I made several tests to get a faster environment, and I got an interesting solution.

First, I moved the cache and logs dir to a non-shared directory, you can see the changes here: Move cache dir to non-shared folder for dev and test environments by michaelperrin · Pull Request #1 · michaelperrin/docker-symfony-test · GitHub .
I get 3 seconds response time for the welcome page in dev environment, this is about a 1 second win. Not bad, but nothing to brag about as this is a very simple app.

Second, I moved all the vendors to a non-shared dir too, changes are shown there: Move vendors to non-shared folder by michaelperrin · Pull Request #2 · michaelperrin/docker-symfony-test · GitHub .
This time (and without the first change mentioned above), I get response times of 700ms instead of 4 seconds: it’s a 3.3 seconds win!
That’s quite surprising as vendors are only read, not written when running the app. And I would have thought that the cache dir would have had much more impact given the fact that many files are generated.

With both changes (which are on master branch now), I get 300ms response times (still in dev mode!), a 3.7 seconds win!

I would prefer to use shared vendors so that I can have a look to vendor classes while developing, but doing this is worth the sacrifice as Symfony get usable.

Keeping the vendor dir in a shared dir would however be a great test to improve Docker file share performance.

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Vendors are the biggest issue and moving them to not shared directory is biggest performance boost but it actually kills a lot of docker benefits.

It’s because vendors are usually installed by composer (package manager) which is phar repository run by php cli. You usually want these vendors available for your host and you do not want to have php installed on your host. Things may easily get out of sync when you are installing vendors on your local environment and on your docker container. These vendors are quite often updated during development.

In fact ideal solution would have been if these vendors where not really shared but somehow available readonly for your host. That would make perfect sense.

Unfortunately you need vendors on your host to have for example type hinting available to your IDE.

So I hope that somehow explain what the problem is for non-PHP devs.

Edit: I think this will be an issue for all interpreted languages. I do not know in details how shared folders work and how php acceleration works but I can imagine that php accelerator checks when file was modified to know if it’s ok to use cached versions and these operations are really time consuming. I’ll try to dive into this over the weekend.

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Not having vendors on the host is quite an issue indeed as it’s really handy to have a look to the vendor files (from the host) and to get type hinting in an IDE indeed.

However that’s the only solution for now to set up an usable Symfony development environment with Docker. It’s a solution that is mentioned in the Symfony documentation for people using Vagrant without NFS too.

That’s really strange that Docker file share system makes apps so slow when vendors are shared. I really hoped that the more native approach of Docker beta would improve this.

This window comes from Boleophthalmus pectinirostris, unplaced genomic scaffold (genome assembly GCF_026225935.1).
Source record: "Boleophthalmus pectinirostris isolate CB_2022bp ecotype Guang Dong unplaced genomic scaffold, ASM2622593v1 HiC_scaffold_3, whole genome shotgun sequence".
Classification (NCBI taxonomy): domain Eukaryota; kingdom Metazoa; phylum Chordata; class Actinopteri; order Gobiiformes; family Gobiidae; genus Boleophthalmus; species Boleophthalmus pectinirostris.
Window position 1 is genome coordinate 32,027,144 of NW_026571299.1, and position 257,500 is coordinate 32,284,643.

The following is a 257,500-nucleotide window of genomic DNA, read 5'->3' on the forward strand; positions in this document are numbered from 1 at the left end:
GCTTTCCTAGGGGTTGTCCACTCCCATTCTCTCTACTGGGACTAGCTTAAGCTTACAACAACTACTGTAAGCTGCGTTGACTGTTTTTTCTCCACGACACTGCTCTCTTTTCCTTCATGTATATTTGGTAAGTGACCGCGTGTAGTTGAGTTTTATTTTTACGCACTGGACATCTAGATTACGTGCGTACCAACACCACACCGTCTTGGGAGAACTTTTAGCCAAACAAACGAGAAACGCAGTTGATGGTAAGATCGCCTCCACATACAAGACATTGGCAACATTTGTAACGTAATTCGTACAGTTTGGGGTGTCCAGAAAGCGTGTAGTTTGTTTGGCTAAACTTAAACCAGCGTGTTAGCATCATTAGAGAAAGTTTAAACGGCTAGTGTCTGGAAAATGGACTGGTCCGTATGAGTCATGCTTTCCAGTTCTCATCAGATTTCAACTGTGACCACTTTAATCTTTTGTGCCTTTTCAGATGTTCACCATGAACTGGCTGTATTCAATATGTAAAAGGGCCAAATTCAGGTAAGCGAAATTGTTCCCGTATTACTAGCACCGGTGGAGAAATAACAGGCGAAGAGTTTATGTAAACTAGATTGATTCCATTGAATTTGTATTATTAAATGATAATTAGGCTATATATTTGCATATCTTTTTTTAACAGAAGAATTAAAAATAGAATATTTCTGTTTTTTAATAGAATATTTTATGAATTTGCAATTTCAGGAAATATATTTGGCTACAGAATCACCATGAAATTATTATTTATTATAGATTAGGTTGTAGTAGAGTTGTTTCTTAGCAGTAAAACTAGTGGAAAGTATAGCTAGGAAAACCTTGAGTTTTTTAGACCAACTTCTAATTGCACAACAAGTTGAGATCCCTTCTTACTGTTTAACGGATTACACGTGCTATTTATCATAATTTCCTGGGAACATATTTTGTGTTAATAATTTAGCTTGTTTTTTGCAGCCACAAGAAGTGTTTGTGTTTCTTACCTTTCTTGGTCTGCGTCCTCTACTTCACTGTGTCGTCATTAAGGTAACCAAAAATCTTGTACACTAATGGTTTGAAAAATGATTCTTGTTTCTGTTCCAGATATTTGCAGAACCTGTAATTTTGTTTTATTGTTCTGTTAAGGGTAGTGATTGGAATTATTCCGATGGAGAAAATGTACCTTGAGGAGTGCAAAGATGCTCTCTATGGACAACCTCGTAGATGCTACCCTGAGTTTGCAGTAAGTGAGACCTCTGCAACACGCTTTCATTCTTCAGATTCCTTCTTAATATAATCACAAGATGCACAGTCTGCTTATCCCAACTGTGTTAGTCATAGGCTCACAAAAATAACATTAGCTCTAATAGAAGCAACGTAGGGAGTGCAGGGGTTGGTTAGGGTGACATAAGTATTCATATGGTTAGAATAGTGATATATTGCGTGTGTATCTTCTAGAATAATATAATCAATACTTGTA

Thanks for having a look to this anyway!

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I experienced similar issues and would like to share my workaround:

For overcoming the slow file reads and writes of the application server I introduced a data container with lsyncd running. The lsyncd service takes care that all inner-container folders are updated with the recent changes from the mount. This leads to a lot faster application execution: 30ms versus 10s.

This solution is far from perfect, it should only be treated as a workaround for local application development and should never be used on production or staging servers.

Having a displaced vendor or cache/logs folder was no solution for me because it would introduce another layer, the solution with lsyncd is somehow intransparent to me and feels quite similar to the native version except you do not have slow file writes when the applications warms up the caches.

Another optimization one can do would let composer dump the optimized autoloader as well.

I am very optimistic about the Docker people fixing this problem and I can live with a sync container for some time.


Thanks for posting the working around.

Can you talk a little bit more about how this works?

What sort of mounts do I need to create in my containers, etc?

Yeah, I am happy to help. Do you know how docker-compose works or do you use plain old docker files and commands?

We are currently using docker compose with vagrant/nfs.

I’m not familiar with the volumes from. Also, with rsync will the synchronization be 2 way or just one way?
The reason I ask if because we’d want changes developers make to code to appear inside the container as wells as file written in the container (i.e. logs) to be visible outside the container.

The sync will be effectively only oneway, so when the application writes down files they get not synced back. The setups works in the following way: Your local working folder gets mounted to /src on the sync container. The lsyncd deamon syncs all changes that happen in /src (Gist) to a non-mounted internal folder /var/www (Gist). The option volumes_from (Docs) takes care that all volumes from the sync container are available inside other containers (Gist).

Your application reads from /var/www (Gist) without the performance penalty of reading from a mount. The drawback is that sometimes changes in /src take some seconds to get synced to /var/www but mostly it is quite fast. Personally I can work with that better than with having huge application loading times but I guess this is just my personal taste.

For seeing logs I use docker exec container_xyz tail -f var/logs/*.log. By the way, would you mind to share your NFS solution?

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Thanks for posting this workaround @sveneisenschmidt. As you say, it’s not perfect, but it helps us get the job done while the Docker team continue to improve Docker For Mac :smiley: